This is a hard reality check for the patent "reform" movement. On June 11, lobby group ip2innovate celebrated the German Federal Parliament's adoption of the "reform" bill with a press release that was as triumphant as it was detached from reality (or maybe we should just call it "spin"). Nvidia's Ludwig von Reiche said that "German patent law has finally arrived in the 21st century" and that "a change in the law is now being implemented that for the first time takes into account the complexity of modern products in the digital age." I'm not at all blaming Mr. von Reiche for trying to give the new statute a certain interpretation. But his interpretation doesn't matter. Nor does mine. What matters is what the judges say. And that just happens to be consistent with what I've been saying for a long time.

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STUNNING: High-ranking German judge publicly states that patent law may do more harm than good, but critics would have to lobby for fundamental reform

Yesterday I reported on the first panel of the CIPLITEC online conference on German patent reform, where it became very clear once again that injunctions will remain the customary patent remedy as I had been predicting all along. The conference is continuing today, and what just happened this morning was nothing short of astounding.

In a virtual panel discussion, Judge Fabian Hoffmann of the patent-specialized 10th Civil Senate of the Bundesgerichtshof (Federal Court of Justice) replied to certain infringer-friendly positions taken by others on the question of how punitive the compensation owed by an infringer to a patentee should be in cases in which an injunction is denied or, far more likely, tailored by means of a use-up or workaround period. Here are the most amazing parts of what he said:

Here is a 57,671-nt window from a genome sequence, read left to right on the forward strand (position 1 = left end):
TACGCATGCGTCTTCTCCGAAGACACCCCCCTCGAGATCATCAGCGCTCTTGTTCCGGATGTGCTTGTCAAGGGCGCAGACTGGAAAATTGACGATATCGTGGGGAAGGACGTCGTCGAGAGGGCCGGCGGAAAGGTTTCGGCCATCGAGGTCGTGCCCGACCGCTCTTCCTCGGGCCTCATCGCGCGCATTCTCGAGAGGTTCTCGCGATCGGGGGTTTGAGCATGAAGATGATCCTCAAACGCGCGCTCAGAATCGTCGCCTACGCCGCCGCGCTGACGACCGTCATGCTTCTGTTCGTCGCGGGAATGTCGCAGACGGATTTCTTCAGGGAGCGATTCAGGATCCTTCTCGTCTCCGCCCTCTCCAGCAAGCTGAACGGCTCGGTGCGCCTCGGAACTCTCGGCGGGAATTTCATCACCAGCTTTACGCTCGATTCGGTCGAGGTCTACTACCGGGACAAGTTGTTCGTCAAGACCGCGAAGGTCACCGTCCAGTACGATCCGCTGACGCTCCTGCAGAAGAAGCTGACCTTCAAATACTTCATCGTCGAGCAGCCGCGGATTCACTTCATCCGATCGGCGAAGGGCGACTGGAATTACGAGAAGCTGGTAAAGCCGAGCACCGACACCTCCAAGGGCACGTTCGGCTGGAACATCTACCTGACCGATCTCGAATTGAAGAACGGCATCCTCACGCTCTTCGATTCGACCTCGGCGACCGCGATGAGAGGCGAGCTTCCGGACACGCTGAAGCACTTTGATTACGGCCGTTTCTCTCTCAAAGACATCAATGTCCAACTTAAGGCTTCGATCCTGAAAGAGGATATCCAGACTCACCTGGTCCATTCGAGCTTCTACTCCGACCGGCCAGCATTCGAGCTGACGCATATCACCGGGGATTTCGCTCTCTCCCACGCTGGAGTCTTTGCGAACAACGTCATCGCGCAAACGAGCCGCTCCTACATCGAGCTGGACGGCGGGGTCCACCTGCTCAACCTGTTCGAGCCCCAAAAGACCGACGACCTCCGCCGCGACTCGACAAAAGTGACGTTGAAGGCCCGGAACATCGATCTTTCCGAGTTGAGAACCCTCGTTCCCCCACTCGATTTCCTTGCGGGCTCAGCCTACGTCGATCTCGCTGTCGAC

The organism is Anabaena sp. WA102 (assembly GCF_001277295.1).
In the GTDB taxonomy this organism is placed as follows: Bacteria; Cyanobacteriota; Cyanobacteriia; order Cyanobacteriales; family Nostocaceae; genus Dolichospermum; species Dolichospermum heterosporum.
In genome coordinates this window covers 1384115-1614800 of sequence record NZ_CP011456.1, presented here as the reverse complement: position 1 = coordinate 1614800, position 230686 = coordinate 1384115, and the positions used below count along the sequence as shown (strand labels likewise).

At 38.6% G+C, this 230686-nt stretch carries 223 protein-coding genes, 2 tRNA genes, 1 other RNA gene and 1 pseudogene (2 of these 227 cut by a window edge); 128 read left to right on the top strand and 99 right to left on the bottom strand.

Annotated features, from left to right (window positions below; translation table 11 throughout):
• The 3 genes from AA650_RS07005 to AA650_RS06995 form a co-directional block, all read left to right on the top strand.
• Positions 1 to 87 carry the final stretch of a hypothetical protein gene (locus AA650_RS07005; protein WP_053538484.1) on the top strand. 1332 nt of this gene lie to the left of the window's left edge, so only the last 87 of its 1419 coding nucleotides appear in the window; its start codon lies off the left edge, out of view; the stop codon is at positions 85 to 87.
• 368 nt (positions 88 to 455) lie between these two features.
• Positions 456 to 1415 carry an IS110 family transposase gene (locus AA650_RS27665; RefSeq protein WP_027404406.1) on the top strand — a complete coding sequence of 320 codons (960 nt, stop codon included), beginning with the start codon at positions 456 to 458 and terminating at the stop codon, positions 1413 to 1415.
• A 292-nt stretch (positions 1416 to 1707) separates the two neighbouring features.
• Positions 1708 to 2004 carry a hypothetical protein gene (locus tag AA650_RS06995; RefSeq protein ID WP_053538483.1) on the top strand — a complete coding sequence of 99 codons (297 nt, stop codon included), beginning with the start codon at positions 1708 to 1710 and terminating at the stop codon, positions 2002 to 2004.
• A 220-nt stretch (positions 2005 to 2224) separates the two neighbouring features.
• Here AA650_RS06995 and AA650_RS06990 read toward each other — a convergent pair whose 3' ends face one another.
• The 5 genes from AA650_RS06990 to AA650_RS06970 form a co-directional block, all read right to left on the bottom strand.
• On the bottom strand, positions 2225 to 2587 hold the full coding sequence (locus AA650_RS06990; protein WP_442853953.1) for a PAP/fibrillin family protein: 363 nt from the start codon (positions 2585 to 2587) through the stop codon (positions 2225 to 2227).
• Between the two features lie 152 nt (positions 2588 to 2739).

• Judge Hoffmann acknowledged that "patent law may indeed do more harm than good."

  • He said he could see why some would like to see "more competition."

  • He even went as far as to say thathe was "politically with [those who voice such demands]."

  • Having said that, he explained--and I concur with him--that this year's German patent reform bill is not designed to bring about fundamental change.

  • Judge Hoffmann not only followed but even contributed to the legislative process, such as by participating in a parliamentary hearing (my report on that one did not mention him as I focused on other aspects than the ones he addressed). He recalled today that on the one hand there are academics and lawyers who claim that most companies would rather see a "more balanced" and "more moderate" patent enforcement regime, but at the said hearing--which I had accurately described as a total victory for reform opponents due to a miserable failure by pro.reform forces--there was a widespread consensus in favor of strong patent enforcement.

  • The result is that the legislative intent is clear: there was no political will to depart from German patent enforcement tradition. And that's the law that he as a judge has to apply faithfully (I'm paraphrasing him here, but not straying far from what he actually conveyed).